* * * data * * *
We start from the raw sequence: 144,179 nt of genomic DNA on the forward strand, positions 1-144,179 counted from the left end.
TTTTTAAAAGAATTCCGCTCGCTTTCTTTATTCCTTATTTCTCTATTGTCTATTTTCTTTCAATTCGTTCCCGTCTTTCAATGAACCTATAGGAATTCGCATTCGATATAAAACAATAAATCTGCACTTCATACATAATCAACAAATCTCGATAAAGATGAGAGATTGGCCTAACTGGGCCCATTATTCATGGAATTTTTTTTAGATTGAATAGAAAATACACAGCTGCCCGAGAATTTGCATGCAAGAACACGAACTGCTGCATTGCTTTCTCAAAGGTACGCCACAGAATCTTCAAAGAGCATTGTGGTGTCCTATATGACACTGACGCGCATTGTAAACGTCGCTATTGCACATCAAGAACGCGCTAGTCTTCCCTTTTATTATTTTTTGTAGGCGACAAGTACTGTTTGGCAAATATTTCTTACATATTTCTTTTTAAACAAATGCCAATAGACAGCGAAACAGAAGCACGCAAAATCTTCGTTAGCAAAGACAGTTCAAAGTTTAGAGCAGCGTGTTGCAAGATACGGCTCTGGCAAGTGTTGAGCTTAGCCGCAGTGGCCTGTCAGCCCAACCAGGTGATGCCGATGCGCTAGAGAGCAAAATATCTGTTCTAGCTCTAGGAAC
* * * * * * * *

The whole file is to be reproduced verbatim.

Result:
We start from the raw sequence: 144,179 nt of genomic DNA on the forward strand, positions 1-144,179 counted from the left end.
TTTTTAAAAGAATTCCGCTCGCTTTCTTTATTCCTTATTTCTCTATTGTCTATTTTCTTTCAATTCGTTCCCGTCTTTCAATGAACCTATAGGAATTCGCATTCGATATAAAACAATAAATCTGCACTTCATACATAATCAACAAATCTCGATAAAGATGAGAGATTGGCCTAACTGGGCCCATTATTCATGGAATTTTTTTTAGATTGAATAGAAAATACACAGCTGCCCGAGAATTTGCATGCAAGAACACGAACTGCTGCATTGCTTTCTCAAAGGTACGCCACAGAATCTTCAAAGAGCATTGTGGTGTCCTATATGACACTGACGCGCATTGTAAACGTCGCTATTGCACATCAAGAACGCGCTAGTCTTCCCTTTTATTATTTTTTGTAGGCGACAAGTACTGTTTGGCAAATATTTCTTACATATTTCTTTTTAAACAAATGCCAATAGACAGCGAAACAGAAGCACGCAAAATCTTCGTTAGCAAAGACAGTTCAAAGTTTAGAGCAGCGTGTTGCAAGATACGGCTCTGGCAAGTGTTGAGCTTAGCCGCAGTGGCCTGTCAGCCCAACCAGGTGATGCCGATGCGCTAGAGAGCAAAATATCTGTTCTAGCTCTAGGAAC